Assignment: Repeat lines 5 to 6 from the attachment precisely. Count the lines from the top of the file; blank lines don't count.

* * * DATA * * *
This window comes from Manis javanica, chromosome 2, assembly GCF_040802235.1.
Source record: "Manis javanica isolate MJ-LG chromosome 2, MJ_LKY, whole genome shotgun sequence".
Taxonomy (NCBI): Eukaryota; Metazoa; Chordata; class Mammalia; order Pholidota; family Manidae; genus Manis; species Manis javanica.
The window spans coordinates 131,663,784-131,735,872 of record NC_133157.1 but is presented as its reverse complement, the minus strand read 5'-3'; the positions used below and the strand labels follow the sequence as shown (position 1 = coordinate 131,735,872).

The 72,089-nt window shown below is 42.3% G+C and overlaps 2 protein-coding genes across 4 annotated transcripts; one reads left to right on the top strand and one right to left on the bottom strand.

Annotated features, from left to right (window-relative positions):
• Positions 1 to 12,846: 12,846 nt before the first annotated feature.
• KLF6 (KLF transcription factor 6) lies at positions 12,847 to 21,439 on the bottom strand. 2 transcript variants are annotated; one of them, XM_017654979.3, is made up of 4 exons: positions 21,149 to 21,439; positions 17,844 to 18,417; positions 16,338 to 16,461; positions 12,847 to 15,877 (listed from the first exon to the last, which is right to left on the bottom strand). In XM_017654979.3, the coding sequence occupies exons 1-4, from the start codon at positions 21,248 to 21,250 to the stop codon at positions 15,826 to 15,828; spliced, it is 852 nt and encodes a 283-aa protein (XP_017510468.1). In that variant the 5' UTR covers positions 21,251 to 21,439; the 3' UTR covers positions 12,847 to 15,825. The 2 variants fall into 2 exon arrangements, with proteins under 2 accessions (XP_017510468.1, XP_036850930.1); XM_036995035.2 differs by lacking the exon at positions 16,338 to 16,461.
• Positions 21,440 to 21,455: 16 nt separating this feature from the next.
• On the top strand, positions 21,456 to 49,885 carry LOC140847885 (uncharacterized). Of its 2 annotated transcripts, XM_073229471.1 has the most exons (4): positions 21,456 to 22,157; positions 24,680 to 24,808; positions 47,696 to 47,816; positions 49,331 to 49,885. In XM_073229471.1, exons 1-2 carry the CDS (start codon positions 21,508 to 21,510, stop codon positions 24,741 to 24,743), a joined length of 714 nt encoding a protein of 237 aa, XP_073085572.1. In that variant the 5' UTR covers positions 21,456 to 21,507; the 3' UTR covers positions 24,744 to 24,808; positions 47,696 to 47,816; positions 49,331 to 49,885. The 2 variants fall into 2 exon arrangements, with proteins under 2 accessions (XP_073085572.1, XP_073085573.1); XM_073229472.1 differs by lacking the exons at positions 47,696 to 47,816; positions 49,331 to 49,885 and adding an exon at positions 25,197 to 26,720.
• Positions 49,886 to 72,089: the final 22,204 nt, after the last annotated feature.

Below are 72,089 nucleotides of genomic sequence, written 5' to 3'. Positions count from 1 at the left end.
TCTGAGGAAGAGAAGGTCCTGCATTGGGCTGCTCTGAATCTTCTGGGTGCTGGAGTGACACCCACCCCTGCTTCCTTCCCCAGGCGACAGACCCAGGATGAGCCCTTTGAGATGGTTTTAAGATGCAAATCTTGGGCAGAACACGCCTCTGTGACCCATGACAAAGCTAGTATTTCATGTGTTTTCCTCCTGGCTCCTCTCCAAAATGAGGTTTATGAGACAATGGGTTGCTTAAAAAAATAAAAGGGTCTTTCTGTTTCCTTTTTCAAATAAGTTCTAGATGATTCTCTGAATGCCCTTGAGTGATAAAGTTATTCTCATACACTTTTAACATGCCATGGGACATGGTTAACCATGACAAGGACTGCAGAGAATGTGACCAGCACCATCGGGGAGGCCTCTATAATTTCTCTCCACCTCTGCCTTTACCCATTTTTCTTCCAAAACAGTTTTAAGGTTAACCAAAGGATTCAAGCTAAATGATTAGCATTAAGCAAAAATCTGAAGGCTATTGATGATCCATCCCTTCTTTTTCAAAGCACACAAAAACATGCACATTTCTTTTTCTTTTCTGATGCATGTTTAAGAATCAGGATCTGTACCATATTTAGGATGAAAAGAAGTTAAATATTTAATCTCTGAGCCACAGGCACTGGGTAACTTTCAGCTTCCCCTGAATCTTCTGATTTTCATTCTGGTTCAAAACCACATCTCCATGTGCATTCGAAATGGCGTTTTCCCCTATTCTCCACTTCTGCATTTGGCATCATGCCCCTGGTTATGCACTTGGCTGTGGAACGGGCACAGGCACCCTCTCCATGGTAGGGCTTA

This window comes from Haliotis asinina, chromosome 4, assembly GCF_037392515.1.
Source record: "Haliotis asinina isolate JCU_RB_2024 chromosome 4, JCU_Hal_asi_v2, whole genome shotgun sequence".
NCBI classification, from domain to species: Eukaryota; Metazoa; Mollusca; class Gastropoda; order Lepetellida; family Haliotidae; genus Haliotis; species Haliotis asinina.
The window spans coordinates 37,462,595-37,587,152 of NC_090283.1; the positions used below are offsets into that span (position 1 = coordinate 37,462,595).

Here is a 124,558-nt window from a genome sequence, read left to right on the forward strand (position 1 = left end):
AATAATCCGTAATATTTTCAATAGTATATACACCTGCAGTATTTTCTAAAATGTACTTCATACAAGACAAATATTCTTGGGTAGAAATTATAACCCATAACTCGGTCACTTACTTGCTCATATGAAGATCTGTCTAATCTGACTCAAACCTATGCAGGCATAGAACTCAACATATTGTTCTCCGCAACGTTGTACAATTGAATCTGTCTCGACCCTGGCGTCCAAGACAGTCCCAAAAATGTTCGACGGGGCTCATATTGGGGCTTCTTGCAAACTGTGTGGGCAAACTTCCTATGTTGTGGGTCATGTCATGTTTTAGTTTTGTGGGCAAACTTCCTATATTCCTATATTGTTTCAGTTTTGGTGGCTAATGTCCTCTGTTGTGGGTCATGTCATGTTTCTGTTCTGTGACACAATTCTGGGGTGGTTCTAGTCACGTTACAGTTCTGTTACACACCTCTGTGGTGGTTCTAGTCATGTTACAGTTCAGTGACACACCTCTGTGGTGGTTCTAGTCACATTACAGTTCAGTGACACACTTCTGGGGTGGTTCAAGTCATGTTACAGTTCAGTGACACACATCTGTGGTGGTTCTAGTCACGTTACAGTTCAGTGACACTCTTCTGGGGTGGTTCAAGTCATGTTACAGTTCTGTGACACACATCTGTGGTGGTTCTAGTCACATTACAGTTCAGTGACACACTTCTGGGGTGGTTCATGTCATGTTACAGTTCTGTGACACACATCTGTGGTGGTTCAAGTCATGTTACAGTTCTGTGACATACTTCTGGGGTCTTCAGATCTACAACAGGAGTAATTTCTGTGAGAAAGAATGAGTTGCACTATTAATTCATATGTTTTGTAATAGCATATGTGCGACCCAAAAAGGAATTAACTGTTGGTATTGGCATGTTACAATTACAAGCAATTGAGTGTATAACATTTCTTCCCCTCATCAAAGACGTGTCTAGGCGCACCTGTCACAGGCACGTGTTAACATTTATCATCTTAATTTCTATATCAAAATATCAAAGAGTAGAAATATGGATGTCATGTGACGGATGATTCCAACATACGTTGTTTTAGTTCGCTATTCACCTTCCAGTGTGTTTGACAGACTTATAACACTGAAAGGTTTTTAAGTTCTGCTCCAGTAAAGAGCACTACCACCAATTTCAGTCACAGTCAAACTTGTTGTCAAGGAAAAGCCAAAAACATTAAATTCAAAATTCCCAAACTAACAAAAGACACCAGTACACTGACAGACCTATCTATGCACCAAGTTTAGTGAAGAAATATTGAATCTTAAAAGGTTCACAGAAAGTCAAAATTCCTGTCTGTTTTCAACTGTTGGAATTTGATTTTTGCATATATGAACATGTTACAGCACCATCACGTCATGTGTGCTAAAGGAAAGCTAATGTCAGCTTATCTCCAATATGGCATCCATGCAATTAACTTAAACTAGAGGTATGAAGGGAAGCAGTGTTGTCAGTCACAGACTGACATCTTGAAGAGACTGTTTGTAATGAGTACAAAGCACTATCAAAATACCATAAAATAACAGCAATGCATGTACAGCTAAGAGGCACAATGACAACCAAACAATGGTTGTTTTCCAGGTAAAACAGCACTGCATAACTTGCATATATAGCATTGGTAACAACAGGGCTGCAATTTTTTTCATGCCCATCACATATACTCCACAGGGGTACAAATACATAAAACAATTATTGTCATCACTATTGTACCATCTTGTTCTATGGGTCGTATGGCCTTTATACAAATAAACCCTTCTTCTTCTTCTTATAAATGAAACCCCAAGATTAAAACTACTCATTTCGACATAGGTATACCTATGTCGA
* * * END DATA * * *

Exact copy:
The 72,089-nt window shown below is 42.3% G+C and overlaps 2 protein-coding genes across 4 annotated transcripts; one reads left to right on the top strand and one right to left on the bottom strand.

Annotated features, from left to right (window-relative positions):